Psychosomatic Disorders and Acupuncture
Many studies have reported positive findings regarding the use of acupuncture for psychiatric, psychosomatic or somatoform disorders. Some of these suggest that through acupuncture it is possible to obtain favorable results treating mood-related symptoms and/or disorders. Acupuncture is also widely used (statistically significant effects compared to controls) in mental disorders such as anxiety, dementia, eating disorders, sleep disorders, substance abuse (addictions) and posttraumatic stress disorders (three recent reviews: Feinstein D et al, 2010 and Hollifield M et al, 2011, Young-Dae Kim et al, 2012). In basic research, manual acupuncture and especially electroacupuncture seems effective on rat models with stress. It is concluded that can be used as an adjunct therapy in stress related disorders. The recent advances on neurophysiology, neurochemistry and brain imaging, together with behavioral evidence offer the opportunity to propose possible mechanisms regarding the effectiveness of acupuncture (endorphin system, mesolimbic dopamine system, HPA axis, somato-autonomic regulation, etc). Besides medical acupuncture, Chinese Medicine provides her own alternative explanation on how endogenous or exogenous factors produces negative emotions and psychological stress which in turn might generate mental, emotional and physical symptomatology (Aung S, 1995).
One of the fundamental aspects of Traditional Chinese Philosophy and Medicine, the yin-yang theory, summarizes the concept of homeostasis. Ying-yang represent a dynamic equilibrium, an interaction between two different, opposite and complementary forces. According to Chinese Medicine, the low of complementary, interdependent and interconnected balance in the natural world can also be applied to every physical phenomenon and/or every function of an organism (Porkert 1974). Excitation and inhibition, sympathetic and parasympathetic, vasoconstriction and vasodilatation, muscle contraction and relaxation, inflammation and anti-inflammation are pairs of contrary, but absolute interconnected functions. Between them a dynamic balance should be maintained. This duality lies at the origins of many branches of classical Chinese science and philosophy (Steininger, Hans et al, 1971). Non-equilibrium or near – equilibrium state refers to a disease condition. Acupuncture restores or maintains the balance of yin and yang.
In modern medicine, instead of yin-yang we use the term homeostasis (homeostasis is from Greek: (όμοιος) homios, that means “similar” and (στάσης) stasis, that means “standing still”), allostasis, metabolism and adaptability where hypothalamus controls every one of them. According to encyclopedia Britannica, “Homeostasis is any self-regulating process by which biological systems tend to maintain stability while adjusting to conditions that are optimal for survival. If homeostasis is successful, life continues; if unsuccessful, disaster or death ensues”.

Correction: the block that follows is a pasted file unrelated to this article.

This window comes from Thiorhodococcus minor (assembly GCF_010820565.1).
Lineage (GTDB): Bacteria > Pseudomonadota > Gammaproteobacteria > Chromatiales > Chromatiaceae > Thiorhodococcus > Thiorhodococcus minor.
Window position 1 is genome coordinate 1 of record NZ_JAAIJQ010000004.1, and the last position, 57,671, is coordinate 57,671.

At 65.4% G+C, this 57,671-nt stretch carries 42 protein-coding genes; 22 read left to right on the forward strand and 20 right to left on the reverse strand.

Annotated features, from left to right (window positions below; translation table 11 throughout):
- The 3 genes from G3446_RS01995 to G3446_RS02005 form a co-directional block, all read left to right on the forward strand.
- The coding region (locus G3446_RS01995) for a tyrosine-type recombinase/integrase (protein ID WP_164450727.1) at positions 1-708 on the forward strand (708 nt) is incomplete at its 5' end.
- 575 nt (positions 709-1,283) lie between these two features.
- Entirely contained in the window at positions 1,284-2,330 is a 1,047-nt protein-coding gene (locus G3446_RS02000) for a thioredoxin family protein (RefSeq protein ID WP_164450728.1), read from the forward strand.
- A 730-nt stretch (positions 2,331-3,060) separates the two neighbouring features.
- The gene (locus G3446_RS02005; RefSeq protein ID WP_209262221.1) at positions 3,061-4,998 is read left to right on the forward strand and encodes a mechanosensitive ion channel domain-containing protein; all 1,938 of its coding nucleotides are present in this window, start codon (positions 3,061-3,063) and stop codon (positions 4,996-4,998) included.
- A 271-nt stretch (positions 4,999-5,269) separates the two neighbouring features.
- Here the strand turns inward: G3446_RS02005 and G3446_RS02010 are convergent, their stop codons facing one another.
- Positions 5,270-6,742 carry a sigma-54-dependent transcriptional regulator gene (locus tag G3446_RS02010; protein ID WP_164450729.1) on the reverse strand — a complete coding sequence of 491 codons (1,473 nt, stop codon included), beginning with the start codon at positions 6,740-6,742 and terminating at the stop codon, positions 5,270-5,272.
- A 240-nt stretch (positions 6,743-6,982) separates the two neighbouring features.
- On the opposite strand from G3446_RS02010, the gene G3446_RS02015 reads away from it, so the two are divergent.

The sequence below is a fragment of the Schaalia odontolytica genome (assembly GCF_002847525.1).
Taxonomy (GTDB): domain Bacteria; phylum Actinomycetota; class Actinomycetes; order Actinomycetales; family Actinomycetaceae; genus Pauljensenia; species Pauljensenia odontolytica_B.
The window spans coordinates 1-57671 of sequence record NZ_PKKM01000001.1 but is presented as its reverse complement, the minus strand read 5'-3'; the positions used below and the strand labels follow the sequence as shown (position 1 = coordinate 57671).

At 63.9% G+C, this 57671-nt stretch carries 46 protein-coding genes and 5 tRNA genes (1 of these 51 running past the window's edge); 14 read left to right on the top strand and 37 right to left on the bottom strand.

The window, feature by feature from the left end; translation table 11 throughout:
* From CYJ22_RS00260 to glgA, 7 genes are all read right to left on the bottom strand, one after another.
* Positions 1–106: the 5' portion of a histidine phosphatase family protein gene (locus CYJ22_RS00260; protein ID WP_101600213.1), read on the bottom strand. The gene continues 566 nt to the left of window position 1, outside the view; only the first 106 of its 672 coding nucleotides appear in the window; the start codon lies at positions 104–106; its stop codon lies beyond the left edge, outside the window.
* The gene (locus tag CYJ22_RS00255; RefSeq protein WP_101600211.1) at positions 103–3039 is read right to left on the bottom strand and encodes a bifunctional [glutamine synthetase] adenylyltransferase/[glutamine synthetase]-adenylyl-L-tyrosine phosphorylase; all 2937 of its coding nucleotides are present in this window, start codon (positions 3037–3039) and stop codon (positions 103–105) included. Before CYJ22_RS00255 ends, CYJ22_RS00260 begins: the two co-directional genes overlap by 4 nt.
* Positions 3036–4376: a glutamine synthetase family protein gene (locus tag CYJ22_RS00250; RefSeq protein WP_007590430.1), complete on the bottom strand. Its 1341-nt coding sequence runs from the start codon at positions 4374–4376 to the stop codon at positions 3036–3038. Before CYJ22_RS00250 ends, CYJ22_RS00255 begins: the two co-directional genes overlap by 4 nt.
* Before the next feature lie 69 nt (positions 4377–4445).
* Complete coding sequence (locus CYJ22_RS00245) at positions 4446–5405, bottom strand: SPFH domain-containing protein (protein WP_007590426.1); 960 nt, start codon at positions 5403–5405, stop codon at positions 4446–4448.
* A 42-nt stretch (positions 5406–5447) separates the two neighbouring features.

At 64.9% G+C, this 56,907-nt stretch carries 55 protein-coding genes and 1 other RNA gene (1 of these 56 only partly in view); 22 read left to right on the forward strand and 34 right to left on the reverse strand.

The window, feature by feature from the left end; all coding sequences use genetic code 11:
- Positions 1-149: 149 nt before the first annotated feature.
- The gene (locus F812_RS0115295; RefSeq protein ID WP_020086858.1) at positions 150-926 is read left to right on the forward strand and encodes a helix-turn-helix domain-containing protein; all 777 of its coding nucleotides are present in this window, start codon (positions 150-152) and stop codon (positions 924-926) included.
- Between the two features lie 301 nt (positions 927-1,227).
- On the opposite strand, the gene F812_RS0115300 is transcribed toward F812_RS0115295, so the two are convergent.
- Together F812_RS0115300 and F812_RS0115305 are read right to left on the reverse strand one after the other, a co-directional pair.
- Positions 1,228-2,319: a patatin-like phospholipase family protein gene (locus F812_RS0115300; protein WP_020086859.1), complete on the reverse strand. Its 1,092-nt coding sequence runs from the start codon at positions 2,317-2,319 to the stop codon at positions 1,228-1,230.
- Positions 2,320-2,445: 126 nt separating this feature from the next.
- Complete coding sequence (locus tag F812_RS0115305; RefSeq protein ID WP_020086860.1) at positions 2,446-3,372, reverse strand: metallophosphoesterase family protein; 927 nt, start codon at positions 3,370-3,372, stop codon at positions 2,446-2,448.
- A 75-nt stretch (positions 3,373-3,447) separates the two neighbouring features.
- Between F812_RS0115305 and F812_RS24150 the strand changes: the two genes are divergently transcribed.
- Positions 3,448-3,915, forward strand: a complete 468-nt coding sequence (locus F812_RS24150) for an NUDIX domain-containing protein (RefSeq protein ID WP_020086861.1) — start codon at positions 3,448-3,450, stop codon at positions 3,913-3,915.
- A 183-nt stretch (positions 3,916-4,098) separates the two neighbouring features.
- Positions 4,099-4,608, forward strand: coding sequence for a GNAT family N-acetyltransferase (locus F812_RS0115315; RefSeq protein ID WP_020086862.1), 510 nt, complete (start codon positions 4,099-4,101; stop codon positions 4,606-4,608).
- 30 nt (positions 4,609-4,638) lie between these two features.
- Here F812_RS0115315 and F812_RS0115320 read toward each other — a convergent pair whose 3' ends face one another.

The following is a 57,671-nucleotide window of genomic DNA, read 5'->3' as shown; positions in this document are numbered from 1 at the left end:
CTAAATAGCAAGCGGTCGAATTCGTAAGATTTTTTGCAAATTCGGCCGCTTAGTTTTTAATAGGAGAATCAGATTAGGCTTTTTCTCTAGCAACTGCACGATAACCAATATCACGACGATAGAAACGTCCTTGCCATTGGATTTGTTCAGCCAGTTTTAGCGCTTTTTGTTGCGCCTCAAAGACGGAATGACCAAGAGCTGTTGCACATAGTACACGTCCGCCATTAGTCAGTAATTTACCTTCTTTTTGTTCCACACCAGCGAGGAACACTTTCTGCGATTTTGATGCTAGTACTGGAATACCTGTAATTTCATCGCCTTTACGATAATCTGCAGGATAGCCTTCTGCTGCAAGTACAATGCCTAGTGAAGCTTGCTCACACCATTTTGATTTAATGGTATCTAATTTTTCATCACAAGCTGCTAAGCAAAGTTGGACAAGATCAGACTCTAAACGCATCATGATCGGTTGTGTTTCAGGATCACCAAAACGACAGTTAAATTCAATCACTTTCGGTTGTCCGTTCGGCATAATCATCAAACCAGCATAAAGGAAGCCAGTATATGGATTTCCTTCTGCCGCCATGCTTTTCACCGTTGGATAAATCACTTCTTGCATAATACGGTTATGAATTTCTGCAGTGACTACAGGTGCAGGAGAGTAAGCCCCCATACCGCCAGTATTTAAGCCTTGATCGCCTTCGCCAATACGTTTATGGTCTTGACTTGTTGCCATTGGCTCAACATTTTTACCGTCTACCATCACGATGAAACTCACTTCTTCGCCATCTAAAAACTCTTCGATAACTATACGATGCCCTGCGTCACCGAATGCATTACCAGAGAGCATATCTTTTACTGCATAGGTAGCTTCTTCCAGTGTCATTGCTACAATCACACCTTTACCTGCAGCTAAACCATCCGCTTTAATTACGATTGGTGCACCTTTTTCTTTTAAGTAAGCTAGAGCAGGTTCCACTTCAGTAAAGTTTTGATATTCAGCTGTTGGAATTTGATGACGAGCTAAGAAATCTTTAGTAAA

It is generally believed today, that the therapeutic (and partly analgesic) effect of acupuncture (to relieve and treat various inflammatory diseases and functional disturbances) is related to its ability to regulate the Stress Response System and more precisely the two peripheral limbs (pathways) of the stress system, the HPA axis and SAM axis (Jeoung-Woo Kangk, 2004). There are reports suggesting that electroacupuncture (E/A) activates both HPA axis and sympathetic adrenomedullary system and stimulates the release of glucocorticoids, the final effectors of the HPA axis which in turn have potent anti-inflammatory properties (Liao et al, 1979, 1981). Was also reported that E/A modulate the secretion rate of catecholamines (substances with anti-inflammatory properties through β-adrenoreceptor activation) from adrenal medulla, influencing sympathetic activity due to trauma of the needle (Mori et al 2000, Sato at al 1996). On the other hand, other reports that examined the parasympathetic, long term effect of acupuncture in humans and animals do not show such important effect on HPA axis (ACTH and cortisol levels), failing to verify the existence or not of this specific neural pathway of action of acupuncture.
From our medical view, the stimulation of peripheral nerves (acupuncture, acupressure, moxa, laser, E/A etc.) modulates the neural activity (fMRI) in the diencephalon and other brain structures. These structures affect mood and emotions and are responsible for the regulation of autonomic, endocrine and immune functions. Emerging from the hypothalamus (a major part of diencephalon), the HPA axis and SAM axis, coordinate both the circadian release of CRH/AVP/ACTH and cortisol and cathecholamines (E and NE). Research have shown that delayed gastric empting and accelerated colonic transit induced by acute stress are mediated via central CRF2 and CRF1 receptors (Nakade et al 2005, 2007) and are restored after E/A at ST 36 in rats. Moreover, acupuncture at various points stimulates parasympathetic activity and inhibits sympathetic hyperactivity under chronic stressful conditions, restoring the inner homeostasis and helping patients suffering from stress-associated gastro-intestinal disorders.
In the current presentation we will describe the latest research related with stress, psychosomatic symptoms and acupuncture. We will define the terms somatization, psychosomatic and somatoform disorders with their diagnostic criteria. We will analyze the psycho-neuro-immunologic approach, with emphasis in acupuncture points and techniques. Furthermore, we will present the latest data and we will share with you the challenges and problems we face in our daily routine using acupuncture in patients with stress and stress related disorders.